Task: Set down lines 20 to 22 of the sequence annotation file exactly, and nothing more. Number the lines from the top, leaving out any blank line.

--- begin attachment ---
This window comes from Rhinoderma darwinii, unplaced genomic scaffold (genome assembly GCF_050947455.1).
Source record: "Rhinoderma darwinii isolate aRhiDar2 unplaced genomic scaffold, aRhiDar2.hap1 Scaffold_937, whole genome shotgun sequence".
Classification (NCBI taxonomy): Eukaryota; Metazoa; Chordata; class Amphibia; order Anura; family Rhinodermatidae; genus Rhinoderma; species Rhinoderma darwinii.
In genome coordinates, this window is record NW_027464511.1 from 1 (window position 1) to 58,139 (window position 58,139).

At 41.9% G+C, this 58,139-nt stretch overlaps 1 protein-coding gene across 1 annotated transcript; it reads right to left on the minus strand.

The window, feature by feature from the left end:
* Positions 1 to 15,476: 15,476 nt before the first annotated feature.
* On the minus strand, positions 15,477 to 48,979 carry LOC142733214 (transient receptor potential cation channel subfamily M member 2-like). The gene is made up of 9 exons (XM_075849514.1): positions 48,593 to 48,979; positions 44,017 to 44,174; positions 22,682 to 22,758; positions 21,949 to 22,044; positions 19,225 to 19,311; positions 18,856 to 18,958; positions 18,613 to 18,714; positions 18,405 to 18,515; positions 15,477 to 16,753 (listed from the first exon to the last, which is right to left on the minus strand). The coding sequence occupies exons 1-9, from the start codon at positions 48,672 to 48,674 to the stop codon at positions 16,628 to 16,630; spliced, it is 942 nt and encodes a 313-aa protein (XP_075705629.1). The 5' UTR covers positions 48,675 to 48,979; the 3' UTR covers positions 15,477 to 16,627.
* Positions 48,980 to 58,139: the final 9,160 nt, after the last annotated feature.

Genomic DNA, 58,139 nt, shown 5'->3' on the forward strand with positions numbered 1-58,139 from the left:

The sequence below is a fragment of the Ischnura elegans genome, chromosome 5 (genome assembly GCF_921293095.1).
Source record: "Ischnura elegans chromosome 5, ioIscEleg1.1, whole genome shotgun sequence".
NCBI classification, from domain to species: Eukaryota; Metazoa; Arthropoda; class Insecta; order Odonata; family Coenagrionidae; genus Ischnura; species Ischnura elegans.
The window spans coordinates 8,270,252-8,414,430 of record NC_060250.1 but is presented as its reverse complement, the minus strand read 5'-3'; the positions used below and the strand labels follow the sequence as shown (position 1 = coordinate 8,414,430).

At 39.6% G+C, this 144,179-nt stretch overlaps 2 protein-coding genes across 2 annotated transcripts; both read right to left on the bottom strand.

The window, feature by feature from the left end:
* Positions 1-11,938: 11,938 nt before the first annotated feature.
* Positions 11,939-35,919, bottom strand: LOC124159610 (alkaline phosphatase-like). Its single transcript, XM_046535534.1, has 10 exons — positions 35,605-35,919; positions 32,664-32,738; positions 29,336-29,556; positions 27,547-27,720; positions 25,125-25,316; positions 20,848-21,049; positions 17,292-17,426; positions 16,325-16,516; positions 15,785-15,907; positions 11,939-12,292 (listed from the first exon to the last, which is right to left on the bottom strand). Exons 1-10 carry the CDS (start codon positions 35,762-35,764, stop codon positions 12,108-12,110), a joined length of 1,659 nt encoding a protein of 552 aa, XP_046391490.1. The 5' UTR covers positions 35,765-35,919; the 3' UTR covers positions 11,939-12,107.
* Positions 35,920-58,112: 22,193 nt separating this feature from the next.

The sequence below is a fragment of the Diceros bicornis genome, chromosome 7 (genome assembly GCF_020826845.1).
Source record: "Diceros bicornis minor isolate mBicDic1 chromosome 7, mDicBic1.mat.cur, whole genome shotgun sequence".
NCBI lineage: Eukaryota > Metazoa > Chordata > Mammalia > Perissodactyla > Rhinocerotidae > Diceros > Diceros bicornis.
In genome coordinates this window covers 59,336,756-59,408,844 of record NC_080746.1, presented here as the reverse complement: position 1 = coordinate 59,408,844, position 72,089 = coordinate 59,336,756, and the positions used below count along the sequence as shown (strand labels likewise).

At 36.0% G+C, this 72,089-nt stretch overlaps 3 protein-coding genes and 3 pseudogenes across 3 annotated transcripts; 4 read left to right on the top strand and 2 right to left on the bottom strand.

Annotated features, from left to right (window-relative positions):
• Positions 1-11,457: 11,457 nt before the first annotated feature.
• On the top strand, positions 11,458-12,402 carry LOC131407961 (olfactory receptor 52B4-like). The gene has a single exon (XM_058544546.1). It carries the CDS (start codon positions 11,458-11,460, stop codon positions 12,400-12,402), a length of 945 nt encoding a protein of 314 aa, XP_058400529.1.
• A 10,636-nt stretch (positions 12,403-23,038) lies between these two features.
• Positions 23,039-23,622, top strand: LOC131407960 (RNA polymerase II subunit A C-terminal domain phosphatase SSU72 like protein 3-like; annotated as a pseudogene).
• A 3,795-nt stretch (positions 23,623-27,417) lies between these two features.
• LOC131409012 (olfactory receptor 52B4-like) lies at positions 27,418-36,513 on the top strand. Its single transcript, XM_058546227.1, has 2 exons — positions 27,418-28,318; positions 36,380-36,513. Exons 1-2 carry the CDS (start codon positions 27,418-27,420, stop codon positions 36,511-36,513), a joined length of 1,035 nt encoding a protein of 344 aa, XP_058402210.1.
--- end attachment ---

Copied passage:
The sequence below is a fragment of the Diceros bicornis genome, chromosome 7 (genome assembly GCF_020826845.1).
Source record: "Diceros bicornis minor isolate mBicDic1 chromosome 7, mDicBic1.mat.cur, whole genome shotgun sequence".
NCBI lineage: Eukaryota > Metazoa > Chordata > Mammalia > Perissodactyla > Rhinocerotidae > Diceros > Diceros bicornis.